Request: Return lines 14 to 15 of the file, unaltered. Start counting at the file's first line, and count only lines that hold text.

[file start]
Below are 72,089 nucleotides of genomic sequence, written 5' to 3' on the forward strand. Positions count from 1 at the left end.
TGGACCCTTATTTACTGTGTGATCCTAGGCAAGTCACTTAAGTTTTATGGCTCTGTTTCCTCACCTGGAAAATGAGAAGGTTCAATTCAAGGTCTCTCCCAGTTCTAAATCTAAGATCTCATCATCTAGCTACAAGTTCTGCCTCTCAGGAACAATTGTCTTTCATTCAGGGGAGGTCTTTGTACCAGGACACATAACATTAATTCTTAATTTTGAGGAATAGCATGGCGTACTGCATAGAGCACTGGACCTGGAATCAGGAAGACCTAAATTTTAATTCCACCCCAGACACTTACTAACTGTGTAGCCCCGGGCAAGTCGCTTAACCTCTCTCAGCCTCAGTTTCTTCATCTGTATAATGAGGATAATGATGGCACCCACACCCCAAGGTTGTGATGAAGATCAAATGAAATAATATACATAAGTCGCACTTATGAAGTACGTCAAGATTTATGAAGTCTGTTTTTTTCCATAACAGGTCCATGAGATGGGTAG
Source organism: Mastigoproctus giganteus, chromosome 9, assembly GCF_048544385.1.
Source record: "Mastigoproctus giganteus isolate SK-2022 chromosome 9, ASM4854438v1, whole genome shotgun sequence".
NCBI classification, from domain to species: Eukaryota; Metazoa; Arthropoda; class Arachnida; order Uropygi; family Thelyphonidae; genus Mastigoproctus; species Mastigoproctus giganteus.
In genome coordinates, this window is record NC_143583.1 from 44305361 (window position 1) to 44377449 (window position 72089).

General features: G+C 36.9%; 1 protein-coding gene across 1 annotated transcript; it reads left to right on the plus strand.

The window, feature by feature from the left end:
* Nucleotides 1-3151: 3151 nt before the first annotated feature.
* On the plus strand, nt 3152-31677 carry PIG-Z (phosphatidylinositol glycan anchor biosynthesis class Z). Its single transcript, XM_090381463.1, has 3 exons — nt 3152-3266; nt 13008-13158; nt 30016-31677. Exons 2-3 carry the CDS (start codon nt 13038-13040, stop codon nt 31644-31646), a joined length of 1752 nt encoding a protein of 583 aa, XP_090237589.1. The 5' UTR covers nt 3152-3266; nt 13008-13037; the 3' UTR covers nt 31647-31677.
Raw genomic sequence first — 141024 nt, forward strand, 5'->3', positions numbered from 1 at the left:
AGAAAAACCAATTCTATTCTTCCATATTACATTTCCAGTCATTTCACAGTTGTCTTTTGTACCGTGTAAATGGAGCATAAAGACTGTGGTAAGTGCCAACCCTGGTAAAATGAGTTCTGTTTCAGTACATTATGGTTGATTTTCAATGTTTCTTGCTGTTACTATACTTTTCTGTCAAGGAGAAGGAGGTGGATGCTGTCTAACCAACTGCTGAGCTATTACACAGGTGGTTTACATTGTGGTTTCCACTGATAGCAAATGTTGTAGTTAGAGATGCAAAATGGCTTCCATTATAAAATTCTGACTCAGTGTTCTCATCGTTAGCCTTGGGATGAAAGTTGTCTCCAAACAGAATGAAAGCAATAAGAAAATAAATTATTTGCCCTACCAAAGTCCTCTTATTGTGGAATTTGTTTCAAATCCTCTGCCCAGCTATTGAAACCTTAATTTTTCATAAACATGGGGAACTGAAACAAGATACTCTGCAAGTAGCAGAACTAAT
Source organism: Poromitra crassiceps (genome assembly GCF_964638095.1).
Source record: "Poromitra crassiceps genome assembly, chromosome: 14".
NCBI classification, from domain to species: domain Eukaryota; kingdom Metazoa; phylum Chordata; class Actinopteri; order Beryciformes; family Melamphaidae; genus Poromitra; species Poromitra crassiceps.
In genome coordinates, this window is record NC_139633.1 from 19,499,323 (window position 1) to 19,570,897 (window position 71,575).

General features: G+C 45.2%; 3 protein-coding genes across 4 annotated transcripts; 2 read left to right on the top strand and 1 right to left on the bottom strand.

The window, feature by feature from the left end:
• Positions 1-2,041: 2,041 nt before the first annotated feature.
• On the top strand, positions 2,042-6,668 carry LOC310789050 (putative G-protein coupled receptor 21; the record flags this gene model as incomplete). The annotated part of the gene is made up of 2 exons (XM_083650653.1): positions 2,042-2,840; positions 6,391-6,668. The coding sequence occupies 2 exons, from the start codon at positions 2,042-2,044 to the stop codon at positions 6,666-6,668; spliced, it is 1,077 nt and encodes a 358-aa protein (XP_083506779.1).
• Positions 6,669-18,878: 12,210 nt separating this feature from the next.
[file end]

Source record: "Poromitra crassiceps genome assembly, chromosome: 14".
NCBI classification, from domain to species: domain Eukaryota; kingdom Metazoa; phylum Chordata; class Actinopteri; order Beryciformes; family Melamphaidae; genus Poromitra; species Poromitra crassiceps.